Since the 1989 Oziana is more movie-based, it shouldn’t be too surprising that it’s not a favorite of mine, but I have some things to say about it anyway.
“Biozonnet 1,” by Robin Olderman – The editor presents a poem about the first time she saw the MGM film, and yelled out in the theater that they were getting everything wrong. The epilogue indicates that she wasn’t as much of a purist anymore, but still wonders why Dorothy was noticeably older than in the book. After that is a movie quiz devised by Susan Hall, John Fricke, and Fred Meyer.
Rated ‘G’ for Glinda,” by Rob Roy MacVeigh – Along the same theme as the sonnet, Dorothy and Glinda discuss various Oz movies and how much they get wrong. There’s presumably a typo, as Dorothy mentions a 1952 “comedy,” when she presumably means the terrible 1925 silent movie. Glinda admits that she cast a spell, much like the one that she used to make Oz invisible, to scramble things so that every Oz film would be inaccurate. It must have worked too well, as that’s hardly the only literary property to have disastrous results in the film world. Dorothy convinces the Sorceress to allow at least one movie that represented Oz well, in order to set a good example for the Outside World. The story is sort of a promotion as well, as MacVeigh is known to have been working on an animated Wizard of Oz movie that he wanted to be faithful to the book, although he never finished it. The introduction says that MacVeigh was “new to Oziana,” but I assume Robin meant as an author, as he’d illustrated Oziana tales before this. He did the illustrations to his own story here, as well as the cover, which shows the Wizard displaying a bunch of film reels of Oz-related projects that are either lost or never existed, with his own unfinished movie in the lower right corner. As far as I know, there were never any follow-ups to this story called something like “Rated PG for Patchwork Girl” or “Rated R for Rinkitink.”
“There’s No Place Like Oz,” by Chuck Sabatos – This one also comments on the differences between the book and the 1939 movie, in this case with Dorothy visiting her old farmhouse and falling asleep, dreaming that she’s in the movie’s version of Kansas. When Miss Gulch shows up to take Toto again, she wakes up back in the palace to a recreation of the film’s ending scene, but with the corresponding Oz characters. Eric Shanower drew a rendition of this, as well as some nightmarish images utilizing pictures from the movie.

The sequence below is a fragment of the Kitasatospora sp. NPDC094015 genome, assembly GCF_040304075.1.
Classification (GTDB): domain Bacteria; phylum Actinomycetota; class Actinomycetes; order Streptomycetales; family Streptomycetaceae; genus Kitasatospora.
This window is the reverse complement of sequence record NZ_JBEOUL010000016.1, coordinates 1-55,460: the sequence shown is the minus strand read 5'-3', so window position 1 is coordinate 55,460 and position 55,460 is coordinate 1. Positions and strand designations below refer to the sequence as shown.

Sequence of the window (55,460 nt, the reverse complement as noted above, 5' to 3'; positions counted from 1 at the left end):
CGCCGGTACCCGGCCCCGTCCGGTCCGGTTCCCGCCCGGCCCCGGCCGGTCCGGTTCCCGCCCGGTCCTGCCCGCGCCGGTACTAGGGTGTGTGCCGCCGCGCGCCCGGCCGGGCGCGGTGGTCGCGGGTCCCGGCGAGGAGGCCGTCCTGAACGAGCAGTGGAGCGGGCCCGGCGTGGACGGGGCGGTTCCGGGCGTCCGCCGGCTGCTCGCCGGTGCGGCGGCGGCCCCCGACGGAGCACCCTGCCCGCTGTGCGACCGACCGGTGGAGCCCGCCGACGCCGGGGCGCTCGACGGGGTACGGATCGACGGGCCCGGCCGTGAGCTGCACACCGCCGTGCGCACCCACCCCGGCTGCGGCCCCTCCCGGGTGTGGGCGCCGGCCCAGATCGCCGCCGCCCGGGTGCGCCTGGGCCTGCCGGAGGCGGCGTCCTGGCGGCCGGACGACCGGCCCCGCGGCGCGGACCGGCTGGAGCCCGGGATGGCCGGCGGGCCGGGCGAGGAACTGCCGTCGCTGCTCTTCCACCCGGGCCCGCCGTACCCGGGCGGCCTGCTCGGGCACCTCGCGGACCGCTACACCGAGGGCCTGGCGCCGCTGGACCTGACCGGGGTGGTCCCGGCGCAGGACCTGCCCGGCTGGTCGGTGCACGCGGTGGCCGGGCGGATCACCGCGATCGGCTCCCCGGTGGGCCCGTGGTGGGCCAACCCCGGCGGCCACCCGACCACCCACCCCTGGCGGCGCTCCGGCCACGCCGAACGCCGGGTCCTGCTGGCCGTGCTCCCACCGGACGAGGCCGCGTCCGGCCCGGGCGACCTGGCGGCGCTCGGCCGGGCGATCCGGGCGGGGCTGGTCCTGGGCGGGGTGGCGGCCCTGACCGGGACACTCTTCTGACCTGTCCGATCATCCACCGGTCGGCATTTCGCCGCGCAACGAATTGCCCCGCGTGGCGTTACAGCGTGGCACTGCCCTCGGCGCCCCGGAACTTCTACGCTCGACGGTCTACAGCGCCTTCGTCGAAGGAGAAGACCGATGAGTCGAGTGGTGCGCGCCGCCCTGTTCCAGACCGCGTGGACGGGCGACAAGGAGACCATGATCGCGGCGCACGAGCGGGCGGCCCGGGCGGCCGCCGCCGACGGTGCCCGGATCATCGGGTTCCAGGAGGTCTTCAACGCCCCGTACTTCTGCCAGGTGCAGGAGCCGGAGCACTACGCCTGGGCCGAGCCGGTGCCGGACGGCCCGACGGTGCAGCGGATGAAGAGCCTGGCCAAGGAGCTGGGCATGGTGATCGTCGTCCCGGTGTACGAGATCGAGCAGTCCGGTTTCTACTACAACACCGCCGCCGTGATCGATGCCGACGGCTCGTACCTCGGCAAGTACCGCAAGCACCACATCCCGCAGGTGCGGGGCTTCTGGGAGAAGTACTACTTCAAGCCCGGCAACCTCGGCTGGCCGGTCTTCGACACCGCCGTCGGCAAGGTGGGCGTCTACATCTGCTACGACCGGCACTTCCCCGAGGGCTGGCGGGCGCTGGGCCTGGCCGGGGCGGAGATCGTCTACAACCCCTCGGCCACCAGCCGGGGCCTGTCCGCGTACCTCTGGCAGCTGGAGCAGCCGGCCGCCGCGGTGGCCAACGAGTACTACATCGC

I’ve seen Sabatos’ name on a few other Oz works, including a later Oziana story.
“The Wizard of Oz,” by Roger Phillips – An alternate version of Wizard has Dorothy living in Manhattan with her uncle, a janitor at a magic shop. She travels to Oz by way of a magic cabinet, lands on the Wicked Witch of the East, and meets the Munchkins. And that’s it. I have no idea if any more of this story was ever written, but as it is it’s kind of an oddity. Illustrator Chris Sterling put a joke into one of his pictures with a Dunkin’ Donuts in the Munchkin Country.
“Follow the Other Brick Road,” by Frederick E. Otto – I’ve written before about how the movie seems to show a separate Red Brick Road intertwined with the yellow one at its beginning, and this tale uses this as its premise.
When she follows the red road, she ends up in the Gillikin Country, and travels with a young rhinoceros. Although of course the idea comes from the film, there are a lot of book-only elements in this story. The Wizard Wam and Gayelette‘s ruby palace appear, the Forest of Gugu is mentioned, and the Good Witch of the North is called Tattypoo instead of Glinda. I suppose it does make a certain amount of sense that, if a yellow road in a blue country leads to a green city, a red road in the same country would run to a purple place. Robert B. Luehrs did some illustrations for this that are both cutesy and a bit disturbing.
Next time, it’s the professional issue, including a chapter of a never-finished Eloise Jarvis McGraw manuscript.